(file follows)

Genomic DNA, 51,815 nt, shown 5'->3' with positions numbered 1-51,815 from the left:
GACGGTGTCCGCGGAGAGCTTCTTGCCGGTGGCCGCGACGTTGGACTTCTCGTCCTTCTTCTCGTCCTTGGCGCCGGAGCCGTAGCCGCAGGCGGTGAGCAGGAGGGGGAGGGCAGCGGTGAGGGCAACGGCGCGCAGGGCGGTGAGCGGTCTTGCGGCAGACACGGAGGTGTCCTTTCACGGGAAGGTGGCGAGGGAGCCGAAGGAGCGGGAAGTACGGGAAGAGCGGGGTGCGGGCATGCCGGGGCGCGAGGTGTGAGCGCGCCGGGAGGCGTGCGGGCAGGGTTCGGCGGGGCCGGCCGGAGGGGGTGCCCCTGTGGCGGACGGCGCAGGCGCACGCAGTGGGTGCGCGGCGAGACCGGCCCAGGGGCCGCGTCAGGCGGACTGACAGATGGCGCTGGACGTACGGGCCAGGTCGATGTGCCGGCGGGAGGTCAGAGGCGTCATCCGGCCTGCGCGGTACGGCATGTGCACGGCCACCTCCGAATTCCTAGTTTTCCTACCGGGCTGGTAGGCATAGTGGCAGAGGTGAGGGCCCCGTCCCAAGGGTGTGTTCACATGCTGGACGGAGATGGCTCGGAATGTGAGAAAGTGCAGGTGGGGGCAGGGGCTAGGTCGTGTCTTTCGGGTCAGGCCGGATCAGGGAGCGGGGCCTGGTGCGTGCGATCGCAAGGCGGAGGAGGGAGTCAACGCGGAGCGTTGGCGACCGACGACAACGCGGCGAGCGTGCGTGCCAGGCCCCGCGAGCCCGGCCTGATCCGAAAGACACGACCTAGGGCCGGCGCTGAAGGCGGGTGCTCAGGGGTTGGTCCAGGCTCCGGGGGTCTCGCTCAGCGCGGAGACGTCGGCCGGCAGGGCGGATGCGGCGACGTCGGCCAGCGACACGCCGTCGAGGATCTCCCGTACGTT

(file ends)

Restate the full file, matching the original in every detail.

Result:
Genomic DNA, 51,815 nt, shown 5'->3' with positions numbered 1-51,815 from the left:
GACGGTGTCCGCGGAGAGCTTCTTGCCGGTGGCCGCGACGTTGGACTTCTCGTCCTTCTTCTCGTCCTTGGCGCCGGAGCCGTAGCCGCAGGCGGTGAGCAGGAGGGGGAGGGCAGCGGTGAGGGCAACGGCGCGCAGGGCGGTGAGCGGTCTTGCGGCAGACACGGAGGTGTCCTTTCACGGGAAGGTGGCGAGGGAGCCGAAGGAGCGGGAAGTACGGGAAGAGCGGGGTGCGGGCATGCCGGGGCGCGAGGTGTGAGCGCGCCGGGAGGCGTGCGGGCAGGGTTCGGCGGGGCCGGCCGGAGGGGGTGCCCCTGTGGCGGACGGCGCAGGCGCACGCAGTGGGTGCGCGGCGAGACCGGCCCAGGGGCCGCGTCAGGCGGACTGACAGATGGCGCTGGACGTACGGGCCAGGTCGATGTGCCGGCGGGAGGTCAGAGGCGTCATCCGGCCTGCGCGGTACGGCATGTGCACGGCCACCTCCGAATTCCTAGTTTTCCTACCGGGCTGGTAGGCATAGTGGCAGAGGTGAGGGCCCCGTCCCAAGGGTGTGTTCACATGCTGGACGGAGATGGCTCGGAATGTGAGAAAGTGCAGGTGGGGGCAGGGGCTAGGTCGTGTCTTTCGGGTCAGGCCGGATCAGGGAGCGGGGCCTGGTGCGTGCGATCGCAAGGCGGAGGAGGGAGTCAACGCGGAGCGTTGGCGACCGACGACAACGCGGCGAGCGTGCGTGCCAGGCCCCGCGAGCCCGGCCTGATCCGAAAGACACGACCTAGGGCCGGCGCTGAAGGCGGGTGCTCAGGGGTTGGTCCAGGCTCCGGGGGTCTCGCTCAGCGCGGAGACGTCGGCCGGCAGGGCGGATGCGGCGACGTCGGCCAGCGACACGCCGTCGAGGATCTCCCGTACGTT